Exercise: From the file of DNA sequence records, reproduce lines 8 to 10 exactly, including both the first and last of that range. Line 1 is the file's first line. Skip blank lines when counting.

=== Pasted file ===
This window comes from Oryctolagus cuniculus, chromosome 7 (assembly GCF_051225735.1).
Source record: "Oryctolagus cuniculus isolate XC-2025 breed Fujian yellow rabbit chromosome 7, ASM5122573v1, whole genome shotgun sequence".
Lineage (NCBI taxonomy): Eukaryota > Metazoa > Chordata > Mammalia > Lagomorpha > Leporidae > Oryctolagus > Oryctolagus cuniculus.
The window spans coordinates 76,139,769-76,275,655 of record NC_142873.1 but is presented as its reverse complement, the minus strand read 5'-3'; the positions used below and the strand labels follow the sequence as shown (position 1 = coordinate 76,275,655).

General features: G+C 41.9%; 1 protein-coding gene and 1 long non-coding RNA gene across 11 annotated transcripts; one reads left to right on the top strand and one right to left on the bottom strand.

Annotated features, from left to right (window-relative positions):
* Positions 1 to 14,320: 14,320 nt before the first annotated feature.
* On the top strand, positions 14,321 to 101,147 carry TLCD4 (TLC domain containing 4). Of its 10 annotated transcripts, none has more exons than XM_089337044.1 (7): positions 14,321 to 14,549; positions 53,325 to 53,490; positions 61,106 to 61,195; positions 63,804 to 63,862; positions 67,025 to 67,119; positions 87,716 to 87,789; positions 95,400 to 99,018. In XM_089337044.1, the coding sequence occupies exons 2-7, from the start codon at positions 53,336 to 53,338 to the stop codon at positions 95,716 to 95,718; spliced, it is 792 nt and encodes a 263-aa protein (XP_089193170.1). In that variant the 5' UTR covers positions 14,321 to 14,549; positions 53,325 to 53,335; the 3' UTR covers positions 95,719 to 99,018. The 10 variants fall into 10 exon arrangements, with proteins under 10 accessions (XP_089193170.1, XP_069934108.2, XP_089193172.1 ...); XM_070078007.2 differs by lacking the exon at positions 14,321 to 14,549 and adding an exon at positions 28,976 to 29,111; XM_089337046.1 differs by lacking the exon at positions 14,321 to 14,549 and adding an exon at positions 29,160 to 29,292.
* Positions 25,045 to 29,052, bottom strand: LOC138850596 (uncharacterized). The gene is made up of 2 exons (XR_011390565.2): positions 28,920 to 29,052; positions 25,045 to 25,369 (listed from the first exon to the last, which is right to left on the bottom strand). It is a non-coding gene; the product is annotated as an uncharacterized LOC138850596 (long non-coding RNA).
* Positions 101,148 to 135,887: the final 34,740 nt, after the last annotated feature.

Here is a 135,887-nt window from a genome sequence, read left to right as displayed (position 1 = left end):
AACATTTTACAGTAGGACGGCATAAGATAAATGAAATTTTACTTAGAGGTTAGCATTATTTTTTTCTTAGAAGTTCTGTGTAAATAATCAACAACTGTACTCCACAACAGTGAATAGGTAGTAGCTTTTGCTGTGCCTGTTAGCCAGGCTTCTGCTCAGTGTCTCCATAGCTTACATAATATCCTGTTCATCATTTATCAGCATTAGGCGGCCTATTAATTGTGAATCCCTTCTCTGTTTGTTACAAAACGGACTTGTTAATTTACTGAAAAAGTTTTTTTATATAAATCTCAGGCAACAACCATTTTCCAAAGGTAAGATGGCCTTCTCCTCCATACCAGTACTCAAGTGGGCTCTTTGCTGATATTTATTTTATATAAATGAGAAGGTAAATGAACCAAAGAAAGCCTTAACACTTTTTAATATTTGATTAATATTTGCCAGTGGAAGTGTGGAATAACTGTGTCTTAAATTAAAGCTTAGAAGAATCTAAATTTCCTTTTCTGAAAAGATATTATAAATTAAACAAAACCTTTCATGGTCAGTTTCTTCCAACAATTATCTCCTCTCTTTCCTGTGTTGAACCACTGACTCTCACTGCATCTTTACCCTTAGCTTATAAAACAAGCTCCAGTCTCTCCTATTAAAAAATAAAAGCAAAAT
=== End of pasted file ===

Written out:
* On the top strand, positions 14,321 to 101,147 carry TLCD4 (TLC domain containing 4). Of its 10 annotated transcripts, none has more exons than XM_089337044.1 (7): positions 14,321 to 14,549; positions 53,325 to 53,490; positions 61,106 to 61,195; positions 63,804 to 63,862; positions 67,025 to 67,119; positions 87,716 to 87,789; positions 95,400 to 99,018. In XM_089337044.1, the coding sequence occupies exons 2-7, from the start codon at positions 53,336 to 53,338 to the stop codon at positions 95,716 to 95,718; spliced, it is 792 nt and encodes a 263-aa protein (XP_089193170.1). In that variant the 5' UTR covers positions 14,321 to 14,549; positions 53,325 to 53,335; the 3' UTR covers positions 95,719 to 99,018. The 10 variants fall into 10 exon arrangements, with proteins under 10 accessions (XP_089193170.1, XP_069934108.2, XP_089193172.1 ...); XM_070078007.2 differs by lacking the exon at positions 14,321 to 14,549 and adding an exon at positions 28,976 to 29,111; XM_089337046.1 differs by lacking the exon at positions 14,321 to 14,549 and adding an exon at positions 29,160 to 29,292.
* Positions 25,045 to 29,052, bottom strand: LOC138850596 (uncharacterized). The gene is made up of 2 exons (XR_011390565.2): positions 28,920 to 29,052; positions 25,045 to 25,369 (listed from the first exon to the last, which is right to left on the bottom strand). It is a non-coding gene; the product is annotated as an uncharacterized LOC138850596 (long non-coding RNA).
* Positions 101,148 to 135,887: the final 34,740 nt, after the last annotated feature.